Panic in the Streets (1950) also supported informing.  Image courtesy of eMoviePoster.

Similar themes about informing had appeared before in Kazan’s films.  Panic in the Streets (1950) also supported informing.  Two criminals killed an illegal alien after a card game and become unknowingly infected with plague.  After examining the body, a doctor realised he had 48 hours to track down the infected killers or the disease would cause a large scale epidemic.  The film was about a desperate search for the villains by the health authorities and the police before the plague took hold.  The criminals continued to spread the disease throughout their haunts as the search continued.  Those who did not inform were vulnerable to the disease.  One café owner with a key lead did not tell the authorities what he knew even though his wife was already dying from the disease.  Informing to the authorities was not only good civic duty but essential for the survival of the community.  The authorities could heal only those who confess, those who did not could infect with a deadly plague.

Kazan always appeared troubled by his decision to name names before HUAC.  In 1952, he directed a film called Viva Zapata which was about the Mexican revolutionary leader Emiliano Zapata and his struggles.  Kazan had to juggle the complex and contradictory demands of extolling a revolutionary leader and maintaining an anti-communist line.[6]  In 1953, he directed an anti-communist film called Man on A Tightrope, in which he took great pride in using Fredric March who he claimed to have rescued off the blacklist.[7]  Critic Nora Sayre has pointed out that the themes of informing and betrayal reappeared in many of Kazan’s later works.  In his film The Visitors (1972) which was based on his son’s script, two Vietnam veterans took vengeance on a former friend who had given evidence against them after they had raped and murdered an young Vietnamese woman.  In the film, the informer felt that he should have prevented their actions rather than turning them in, which was useless.  Following The Visitors, Kazan wrote a novel called The Understudy where a reluctant informer’s testimony brought an old friend before the grand jury.  The informer was extolled by the police for informing against a criminal and he did everything to help his friend while dying.[8]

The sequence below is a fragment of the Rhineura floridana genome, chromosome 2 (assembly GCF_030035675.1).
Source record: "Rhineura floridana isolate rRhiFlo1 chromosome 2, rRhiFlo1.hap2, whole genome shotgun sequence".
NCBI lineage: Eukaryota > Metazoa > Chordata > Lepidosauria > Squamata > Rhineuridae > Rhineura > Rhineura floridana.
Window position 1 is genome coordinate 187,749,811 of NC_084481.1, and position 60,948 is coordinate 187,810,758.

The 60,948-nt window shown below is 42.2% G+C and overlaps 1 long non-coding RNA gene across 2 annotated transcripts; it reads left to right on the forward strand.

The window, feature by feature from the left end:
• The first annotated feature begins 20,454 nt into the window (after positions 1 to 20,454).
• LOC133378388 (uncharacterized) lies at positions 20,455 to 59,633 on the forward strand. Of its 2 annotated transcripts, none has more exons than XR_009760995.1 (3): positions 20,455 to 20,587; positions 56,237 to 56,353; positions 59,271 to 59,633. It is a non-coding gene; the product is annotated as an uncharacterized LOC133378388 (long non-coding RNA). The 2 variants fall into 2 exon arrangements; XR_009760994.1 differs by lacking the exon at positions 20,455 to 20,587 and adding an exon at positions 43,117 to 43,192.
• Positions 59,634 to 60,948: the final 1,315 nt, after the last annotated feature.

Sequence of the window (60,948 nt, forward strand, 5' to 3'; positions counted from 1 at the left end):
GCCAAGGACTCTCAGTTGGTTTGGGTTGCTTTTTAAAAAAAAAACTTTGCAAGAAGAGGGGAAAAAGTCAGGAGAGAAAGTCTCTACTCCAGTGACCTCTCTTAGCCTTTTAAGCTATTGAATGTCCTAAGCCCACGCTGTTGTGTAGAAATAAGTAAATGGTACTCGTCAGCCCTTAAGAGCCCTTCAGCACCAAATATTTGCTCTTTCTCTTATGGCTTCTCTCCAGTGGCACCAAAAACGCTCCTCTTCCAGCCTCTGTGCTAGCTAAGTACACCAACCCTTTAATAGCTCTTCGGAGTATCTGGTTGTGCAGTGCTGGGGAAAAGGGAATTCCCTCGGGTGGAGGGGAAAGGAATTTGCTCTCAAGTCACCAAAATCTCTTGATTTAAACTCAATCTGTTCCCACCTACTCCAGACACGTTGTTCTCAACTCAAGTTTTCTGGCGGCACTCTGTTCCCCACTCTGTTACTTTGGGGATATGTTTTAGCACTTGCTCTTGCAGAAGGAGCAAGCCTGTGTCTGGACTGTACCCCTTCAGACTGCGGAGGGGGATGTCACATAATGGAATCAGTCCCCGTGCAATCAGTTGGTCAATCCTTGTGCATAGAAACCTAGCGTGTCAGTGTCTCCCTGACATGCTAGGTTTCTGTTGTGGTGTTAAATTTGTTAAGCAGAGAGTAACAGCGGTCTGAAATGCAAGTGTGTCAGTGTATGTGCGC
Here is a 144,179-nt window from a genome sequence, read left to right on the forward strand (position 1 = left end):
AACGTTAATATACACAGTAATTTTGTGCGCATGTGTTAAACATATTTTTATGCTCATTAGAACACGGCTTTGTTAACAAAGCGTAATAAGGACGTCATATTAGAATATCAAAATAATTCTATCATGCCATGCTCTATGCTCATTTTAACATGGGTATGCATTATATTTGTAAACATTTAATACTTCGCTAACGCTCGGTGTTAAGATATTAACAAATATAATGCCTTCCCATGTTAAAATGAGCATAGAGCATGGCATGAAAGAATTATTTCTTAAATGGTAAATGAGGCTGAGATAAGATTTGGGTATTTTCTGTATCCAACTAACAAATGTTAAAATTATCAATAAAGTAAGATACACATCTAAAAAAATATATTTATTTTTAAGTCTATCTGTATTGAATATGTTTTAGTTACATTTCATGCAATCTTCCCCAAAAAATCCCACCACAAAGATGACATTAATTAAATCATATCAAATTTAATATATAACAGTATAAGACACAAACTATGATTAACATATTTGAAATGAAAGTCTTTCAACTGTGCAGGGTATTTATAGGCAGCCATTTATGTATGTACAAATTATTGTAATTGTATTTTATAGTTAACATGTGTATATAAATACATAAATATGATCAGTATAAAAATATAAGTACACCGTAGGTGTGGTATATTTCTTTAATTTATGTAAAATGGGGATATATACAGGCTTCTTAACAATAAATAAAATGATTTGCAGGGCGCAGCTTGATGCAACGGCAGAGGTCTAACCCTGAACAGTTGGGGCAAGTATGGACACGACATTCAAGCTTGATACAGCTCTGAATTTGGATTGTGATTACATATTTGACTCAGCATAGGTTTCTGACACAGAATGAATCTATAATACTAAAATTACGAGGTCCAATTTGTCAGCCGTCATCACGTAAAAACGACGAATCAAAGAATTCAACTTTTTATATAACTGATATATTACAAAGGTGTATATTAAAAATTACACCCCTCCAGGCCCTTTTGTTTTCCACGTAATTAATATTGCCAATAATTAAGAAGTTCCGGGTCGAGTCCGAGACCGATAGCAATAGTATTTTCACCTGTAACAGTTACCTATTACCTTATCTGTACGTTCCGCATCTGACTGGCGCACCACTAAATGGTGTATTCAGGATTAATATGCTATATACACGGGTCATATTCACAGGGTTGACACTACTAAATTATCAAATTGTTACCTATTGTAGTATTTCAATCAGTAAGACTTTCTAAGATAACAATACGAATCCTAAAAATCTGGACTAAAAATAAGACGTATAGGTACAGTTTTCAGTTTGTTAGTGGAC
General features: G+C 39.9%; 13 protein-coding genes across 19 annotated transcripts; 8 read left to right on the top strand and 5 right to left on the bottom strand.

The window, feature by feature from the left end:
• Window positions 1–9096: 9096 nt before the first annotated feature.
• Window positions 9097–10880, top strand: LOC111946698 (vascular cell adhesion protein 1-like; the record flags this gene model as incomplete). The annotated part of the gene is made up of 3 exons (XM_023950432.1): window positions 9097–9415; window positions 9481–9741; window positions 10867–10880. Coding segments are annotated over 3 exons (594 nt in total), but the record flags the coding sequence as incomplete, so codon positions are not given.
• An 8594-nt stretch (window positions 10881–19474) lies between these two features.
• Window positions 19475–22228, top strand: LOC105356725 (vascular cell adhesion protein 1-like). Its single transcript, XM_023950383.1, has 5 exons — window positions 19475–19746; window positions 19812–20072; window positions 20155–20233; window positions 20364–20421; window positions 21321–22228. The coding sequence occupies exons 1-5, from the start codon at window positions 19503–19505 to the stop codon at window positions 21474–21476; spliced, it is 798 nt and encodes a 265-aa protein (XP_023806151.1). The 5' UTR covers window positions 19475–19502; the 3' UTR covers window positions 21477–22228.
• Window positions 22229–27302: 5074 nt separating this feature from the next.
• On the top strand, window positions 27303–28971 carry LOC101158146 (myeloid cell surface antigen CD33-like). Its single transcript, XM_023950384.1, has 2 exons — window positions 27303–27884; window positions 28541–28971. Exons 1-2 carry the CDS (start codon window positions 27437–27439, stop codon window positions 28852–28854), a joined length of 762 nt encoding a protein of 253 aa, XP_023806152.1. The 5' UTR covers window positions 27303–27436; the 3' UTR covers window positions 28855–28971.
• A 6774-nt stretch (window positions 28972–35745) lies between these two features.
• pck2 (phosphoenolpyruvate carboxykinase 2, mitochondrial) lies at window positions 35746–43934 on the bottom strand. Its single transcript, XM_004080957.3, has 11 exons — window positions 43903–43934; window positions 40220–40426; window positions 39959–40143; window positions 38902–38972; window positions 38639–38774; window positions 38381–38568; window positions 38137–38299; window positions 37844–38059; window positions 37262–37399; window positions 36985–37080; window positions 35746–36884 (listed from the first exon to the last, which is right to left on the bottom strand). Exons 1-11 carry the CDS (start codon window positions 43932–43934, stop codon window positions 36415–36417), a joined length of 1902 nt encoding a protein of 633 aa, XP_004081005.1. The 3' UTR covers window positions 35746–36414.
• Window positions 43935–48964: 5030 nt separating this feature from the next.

[1] Arthur Miller, Timebends: A Life, Methuen, London, 1987, p. 195.

[2] Miller, Timebends, p. 308.

[3] Senator Estes Kefauver headed a Senate committee for investigating organized crime in 1950.

[4] Remark by Ring Lardner Jr. at Australian Film Institute Seminar on 26 March 1991. Notes taken by author.

[5] Kazan, A Life, p. 500.

[6] For an excellent account of Kazan’s problems with the film see Paul J. Vanderwood, ‘Viva Zapata: An American Cold Warrior’, in John E. O’Connor and Martin A. Jackson, (ed.), American History/American Film: Interpreting the Hollywood Image, new exp. Edn. Continuum, New York, 1988, pp. 183 – 203.

[7] Kazan, A Life, p. 479. Kazan’s claim is doubtful.  March appeared in no films between 1947 and 1950 and in a British film in 1948 which suggests that he was blacklisted for a time, He was credited with a film in 1951 which indicates that he was off the blacklist when he came to make Man on A Tightrope in 1952.  Based on listings from Ephriam Katz, The Film Encyclopedia, Harper & Row, p. 774.

[8] Nora Sayre, Running Time, Dial, New York, p. 172.